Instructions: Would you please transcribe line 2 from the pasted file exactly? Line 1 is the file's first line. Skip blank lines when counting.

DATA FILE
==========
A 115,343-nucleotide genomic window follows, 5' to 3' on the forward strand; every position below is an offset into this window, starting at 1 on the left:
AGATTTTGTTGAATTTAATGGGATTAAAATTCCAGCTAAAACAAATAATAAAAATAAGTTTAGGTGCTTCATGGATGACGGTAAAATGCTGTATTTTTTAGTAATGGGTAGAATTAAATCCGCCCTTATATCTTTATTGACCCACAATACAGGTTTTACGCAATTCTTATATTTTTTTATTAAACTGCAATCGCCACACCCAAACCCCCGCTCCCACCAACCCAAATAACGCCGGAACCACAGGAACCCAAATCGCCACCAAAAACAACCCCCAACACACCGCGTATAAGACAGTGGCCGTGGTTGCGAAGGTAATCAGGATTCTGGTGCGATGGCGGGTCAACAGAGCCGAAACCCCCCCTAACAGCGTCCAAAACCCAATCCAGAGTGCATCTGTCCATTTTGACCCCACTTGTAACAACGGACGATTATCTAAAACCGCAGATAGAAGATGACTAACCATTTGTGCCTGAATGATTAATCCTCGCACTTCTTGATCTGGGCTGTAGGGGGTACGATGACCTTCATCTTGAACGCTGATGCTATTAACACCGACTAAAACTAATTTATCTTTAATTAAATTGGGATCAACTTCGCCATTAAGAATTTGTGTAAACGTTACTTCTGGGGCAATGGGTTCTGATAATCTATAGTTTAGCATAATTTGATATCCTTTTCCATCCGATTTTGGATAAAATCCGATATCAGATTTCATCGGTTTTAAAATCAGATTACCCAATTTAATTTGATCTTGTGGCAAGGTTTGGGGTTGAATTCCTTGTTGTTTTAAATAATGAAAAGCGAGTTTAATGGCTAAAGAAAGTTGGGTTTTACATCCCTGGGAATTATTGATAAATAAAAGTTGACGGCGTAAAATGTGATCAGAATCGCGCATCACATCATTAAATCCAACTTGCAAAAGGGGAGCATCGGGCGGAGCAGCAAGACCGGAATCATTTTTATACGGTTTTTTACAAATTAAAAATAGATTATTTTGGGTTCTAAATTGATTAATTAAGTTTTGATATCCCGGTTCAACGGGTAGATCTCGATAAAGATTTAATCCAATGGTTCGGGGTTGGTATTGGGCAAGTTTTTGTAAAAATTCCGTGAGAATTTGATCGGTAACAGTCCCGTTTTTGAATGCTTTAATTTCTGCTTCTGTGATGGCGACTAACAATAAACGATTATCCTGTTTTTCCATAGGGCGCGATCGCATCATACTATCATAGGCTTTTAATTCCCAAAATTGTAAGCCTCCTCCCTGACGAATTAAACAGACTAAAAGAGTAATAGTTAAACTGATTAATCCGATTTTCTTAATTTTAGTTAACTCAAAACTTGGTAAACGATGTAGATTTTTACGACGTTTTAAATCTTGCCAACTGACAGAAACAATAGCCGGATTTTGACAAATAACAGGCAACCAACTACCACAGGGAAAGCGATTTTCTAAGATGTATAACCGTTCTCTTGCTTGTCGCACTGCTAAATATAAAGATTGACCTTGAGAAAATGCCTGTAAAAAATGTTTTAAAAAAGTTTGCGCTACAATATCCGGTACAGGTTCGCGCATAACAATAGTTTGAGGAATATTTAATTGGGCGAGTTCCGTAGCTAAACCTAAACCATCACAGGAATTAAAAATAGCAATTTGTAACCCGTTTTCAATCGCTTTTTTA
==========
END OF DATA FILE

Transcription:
AGATTTTGTTGAATTTAATGGGATTAAAATTCCAGCTAAAACAAATAATAAAAATAAGTTTAGGTGCTTCATGGATGACGGTAAAATGCTGTATTTTTTAGTAATGGGTAGAATTAAATCCGCCCTTATATCTTTATTGACCCACAATACAGGTTTTACGCAATTCTTATATTTTTTTATTAAACTGCAATCGCCACACCCAAACCCCCGCTCCCACCAACCCAAATAACGCCGGAACCACAGGAACCCAAATCGCCACCAAAAACAACCCCCAACACACCGCGTATAAGACAGTGGCCGTGGTTGCGAAGGTAATCAGGATTCTGGTGCGATGGCGGGTCAACAGAGCCGAAACCCCCCCTAACAGCGTCCAAAACCCAATCCAGAGTGCATCTGTCCATTTTGACCCCACTTGTAACAACGGACGATTATCTAAAACCGCAGATAGAAGATGACTAACCATTTGTGCCTGAATGATTAATCCTCGCACTTCTTGATCTGGGCTGTAGGGGGTACGATGACCTTCATCTTGAACGCTGATGCTATTAACACCGACTAAAACTAATTTATCTTTAATTAAATTGGGATCAACTTCGCCATTAAGAATTTGTGTAAACGTTACTTCTGGGGCAATGGGTTCTGATAATCTATAGTTTAGCATAATTTGATATCCTTTTCCATCCGATTTTGGATAAAATCCGATATCAGATTTCATCGGTTTTAAAATCAGATTACCCAATTTAATTTGATCTTGTGGCAAGGTTTGGGGTTGAATTCCTTGTTGTTTTAAATAATGAAAAGCGAGTTTAATGGCTAAAGAAAGTTGGGTTTTACATCCCTGGGAATTATTGATAAATAAAAGTTGACGGCGTAAAATGTGATCAGAATCGCGCATCACATCATTAAATCCAACTTGCAAAAGGGGAGCATCGGGCGGAGCAGCAAGACCGGAATCATTTTTATACGGTTTTTTACAAATTAAAAATAGATTATTTTGGGTTCTAAATTGATTAATTAAGTTTTGATATCCCGGTTCAACGGGTAGATCTCGATAAAGATTTAATCCAATGGTTCGGGGTTGGTATTGGGCAAGTTTTTGTAAAAATTCCGTGAGAATTTGATCGGTAACAGTCCCGTTTTTGAATGCTTTAATTTCTGCTTCTGTGATGGCGACTAACAATAAACGATTATCCTGTTTTTCCATAGGGCGCGATCGCATCATACTATCATAGGCTTTTAATTCCCAAAATTGTAAGCCTCCTCCCTGACGAATTAAACAGACTAAAAGAGTAATAGTTAAACTGATTAATCCGATTTTCTTAATTTTAGTTAACTCAAAACTTGGTAAACGATGTAGATTTTTACGACGTTTTAAATCTTGCCAACTGACAGAAACAATAGCCGGATTTTGACAAATAACAGGCAACCAACTACCACAGGGAAAGCGATTTTCTAAGATGTATAACCGTTCTCTTGCTTGTCGCACTGCTAAATATAAAGATTGACCTTGAGAAAATGCCTGTAAAAAATGTTTTAAAAAAGTTTGCGCTACAATATCCGGTACAGGTTCGCGCATAACAATAGTTTGAGGAATATTTAATTGGGCGAGTTCCGTAGCTAAACCTAAACCATCACAGGAATTAAAAATAGCAATTTGTAACCCGTTTTCAATCGCTTTTTTA